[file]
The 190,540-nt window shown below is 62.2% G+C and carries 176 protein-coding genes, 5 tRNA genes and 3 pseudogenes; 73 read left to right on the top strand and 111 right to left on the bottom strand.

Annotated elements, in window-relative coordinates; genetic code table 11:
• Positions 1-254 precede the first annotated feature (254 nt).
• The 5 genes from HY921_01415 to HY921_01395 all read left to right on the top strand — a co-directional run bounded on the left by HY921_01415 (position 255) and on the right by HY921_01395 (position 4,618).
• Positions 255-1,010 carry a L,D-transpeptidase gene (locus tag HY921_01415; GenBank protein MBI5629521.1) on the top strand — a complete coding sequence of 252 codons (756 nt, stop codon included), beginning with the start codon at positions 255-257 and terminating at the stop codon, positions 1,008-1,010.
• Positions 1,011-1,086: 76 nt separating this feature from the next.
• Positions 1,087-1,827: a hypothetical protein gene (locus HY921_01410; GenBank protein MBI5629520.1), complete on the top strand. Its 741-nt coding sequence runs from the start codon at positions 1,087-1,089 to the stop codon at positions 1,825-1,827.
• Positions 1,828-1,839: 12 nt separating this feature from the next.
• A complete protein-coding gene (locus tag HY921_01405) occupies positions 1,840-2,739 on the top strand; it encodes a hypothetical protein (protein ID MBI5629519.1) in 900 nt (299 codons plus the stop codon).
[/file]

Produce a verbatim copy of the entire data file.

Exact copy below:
The 190,540-nt window shown below is 62.2% G+C and carries 176 protein-coding genes, 5 tRNA genes and 3 pseudogenes; 73 read left to right on the top strand and 111 right to left on the bottom strand.

Annotated elements, in window-relative coordinates; genetic code table 11:
• Positions 1-254 precede the first annotated feature (254 nt).
• The 5 genes from HY921_01415 to HY921_01395 all read left to right on the top strand — a co-directional run bounded on the left by HY921_01415 (position 255) and on the right by HY921_01395 (position 4,618).
• Positions 255-1,010 carry a L,D-transpeptidase gene (locus tag HY921_01415; GenBank protein MBI5629521.1) on the top strand — a complete coding sequence of 252 codons (756 nt, stop codon included), beginning with the start codon at positions 255-257 and terminating at the stop codon, positions 1,008-1,010.
• Positions 1,011-1,086: 76 nt separating this feature from the next.
• Positions 1,087-1,827: a hypothetical protein gene (locus HY921_01410; GenBank protein MBI5629520.1), complete on the top strand. Its 741-nt coding sequence runs from the start codon at positions 1,087-1,089 to the stop codon at positions 1,825-1,827.
• Positions 1,828-1,839: 12 nt separating this feature from the next.
• A complete protein-coding gene (locus tag HY921_01405) occupies positions 1,840-2,739 on the top strand; it encodes a hypothetical protein (protein ID MBI5629519.1) in 900 nt (299 codons plus the stop codon).